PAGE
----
Not your average Valentine
I think abolishing Valentine’s Day would be a great idea.
I know. I know. It feels almost sacriligious.
Would you feel better if I said I felt the same about Mother’s Day? And Father’s Day? And any other “day”?
For about 2000 years, since obscure Roman events I won’t go into here, many have celebrated St. Valentine’s Day, a day dedicated to (mostly) lovers and small children. What’s wrong with that?
Well, for the small children, nothing really. Except, who doesn’t remember counting your Valentines to see if you got one from everyone, and being devastated if you did not? Who didn’t compare their Valentines to others, to see that another got a bigger/cuter/prettier/more elaborate one from the person you’d set your eyes on? Who doesn’t remember the child in the room who – for whatever reason – didn’t give out Valentines, and, as a consequence, got very few? Who has forgotten not being a “favored friend” who got lollipops, Conversation Hearts, or other goodies from the classroom celebrities?
If any of those resonate with you, it’s probably obvious why I think Valentine’s Day is possibly a holiday that has outlived its relevancy.
But what about lovers and intimate others – those we reserve the adult Valentines for? What about candy hearts and red roses and expensive paper Valentines?
What about those who get none of those things on Valentines’ Day, or possibly, ever?
That doesn’t feel good. Nor does it feel loving to have high expectations for the day and then have them dashed.
I won’t even go into the way Valentine’s Day tugs at the hearts of those who are single, newly single, divorced, widowed … how painful this holiday is for so many people.
If you are one of the ones with joy on Valentine’s Day, consider yourself lucky. If heart-shaped balloons, beribboned boxes of yummies, and fragrant roses are part of your life, you are blessed. Do you really need a holiday to assure yourself of this fact?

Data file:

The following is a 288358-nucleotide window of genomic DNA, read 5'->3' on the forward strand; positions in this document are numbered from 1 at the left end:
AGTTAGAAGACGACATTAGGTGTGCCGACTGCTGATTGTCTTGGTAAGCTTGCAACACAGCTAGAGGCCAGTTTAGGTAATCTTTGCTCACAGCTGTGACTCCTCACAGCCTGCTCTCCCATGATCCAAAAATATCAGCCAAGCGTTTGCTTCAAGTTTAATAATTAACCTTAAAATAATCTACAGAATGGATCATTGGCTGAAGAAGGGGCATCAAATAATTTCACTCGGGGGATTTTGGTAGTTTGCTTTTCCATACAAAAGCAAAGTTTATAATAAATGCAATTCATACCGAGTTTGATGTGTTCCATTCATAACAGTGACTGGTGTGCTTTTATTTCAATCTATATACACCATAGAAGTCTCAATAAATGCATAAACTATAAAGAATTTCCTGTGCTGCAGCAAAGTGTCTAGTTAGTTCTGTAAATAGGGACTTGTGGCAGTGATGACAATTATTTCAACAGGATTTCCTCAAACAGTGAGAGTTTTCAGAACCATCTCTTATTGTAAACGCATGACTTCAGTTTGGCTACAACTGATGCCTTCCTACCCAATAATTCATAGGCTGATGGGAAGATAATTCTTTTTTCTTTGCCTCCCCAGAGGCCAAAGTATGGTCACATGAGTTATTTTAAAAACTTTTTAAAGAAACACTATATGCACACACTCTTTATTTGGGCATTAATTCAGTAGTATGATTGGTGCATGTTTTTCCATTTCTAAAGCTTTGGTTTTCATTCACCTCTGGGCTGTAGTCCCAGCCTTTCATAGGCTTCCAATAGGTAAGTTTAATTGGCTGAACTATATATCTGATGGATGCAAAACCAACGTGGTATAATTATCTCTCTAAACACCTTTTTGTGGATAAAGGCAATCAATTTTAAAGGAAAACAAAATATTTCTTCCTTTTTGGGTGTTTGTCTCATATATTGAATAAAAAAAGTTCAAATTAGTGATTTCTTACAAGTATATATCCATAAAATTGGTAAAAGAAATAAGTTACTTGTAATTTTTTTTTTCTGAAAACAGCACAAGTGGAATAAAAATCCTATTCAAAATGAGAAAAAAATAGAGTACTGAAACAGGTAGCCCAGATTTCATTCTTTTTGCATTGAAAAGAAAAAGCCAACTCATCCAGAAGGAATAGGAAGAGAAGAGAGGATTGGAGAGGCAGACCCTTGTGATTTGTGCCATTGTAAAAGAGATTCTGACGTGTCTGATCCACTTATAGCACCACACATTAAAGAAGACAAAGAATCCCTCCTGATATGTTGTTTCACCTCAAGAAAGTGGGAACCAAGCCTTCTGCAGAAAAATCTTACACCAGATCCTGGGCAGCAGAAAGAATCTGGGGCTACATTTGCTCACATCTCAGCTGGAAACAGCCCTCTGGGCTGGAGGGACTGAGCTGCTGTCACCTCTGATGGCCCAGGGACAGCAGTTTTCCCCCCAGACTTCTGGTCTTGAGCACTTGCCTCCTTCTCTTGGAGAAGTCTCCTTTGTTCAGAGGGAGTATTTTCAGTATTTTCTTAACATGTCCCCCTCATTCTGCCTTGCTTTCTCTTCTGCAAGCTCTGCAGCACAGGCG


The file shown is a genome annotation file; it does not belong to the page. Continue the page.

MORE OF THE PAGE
Could we be compassionate on Valentine’s Day instead? Here are some ideas to make Valentine’s Day a bit more loving, in a different way:
Send a card to someone who may not get another.
Leave a wrapped treat in someone’s mailbox, on their desk, in their locker.
Call someone who doesn’t get out much. Chances are the opportunity to chat a bit will brighten their day.
Volunteer at a local non-profit, and try to extend love to everyone you meet there.
Look through your old Facebook photos and make a point of talking about them to friends who might need a smile.
Send someone a note about the impact they made on your life.
Spend a little quiet time giving thanks for your loved ones.
Make some Valentines with the kids, and spread them around all day – at the grocery store, the day care, wherever you find yourself. You’d be surprised the smiles you’ll get.
Have to have flowers? Buy a bouquet and leave it at the hospital. The staff will know who can use the pick-me-up most.
Consider donating to a local toiletries mission, or a local shelter – not candy hearts, but toothbrushes, toothpaste, deodorant, etc.
Send a Valentine thank-you to your community’s first responders.
Anonymously slip a gas or groceries gift card into someone’s shopping bag.
Pay the toll (coffee, McMuffin, etc.) for the person behind you.
There are many ways that we can broaden the meaning of Valentine’s Day, to leave room for those who wish to celebrate in the traditional way, as well as those who choose a different path. Doing for others is generally even more rewarding, and longer lasting, than chocolate.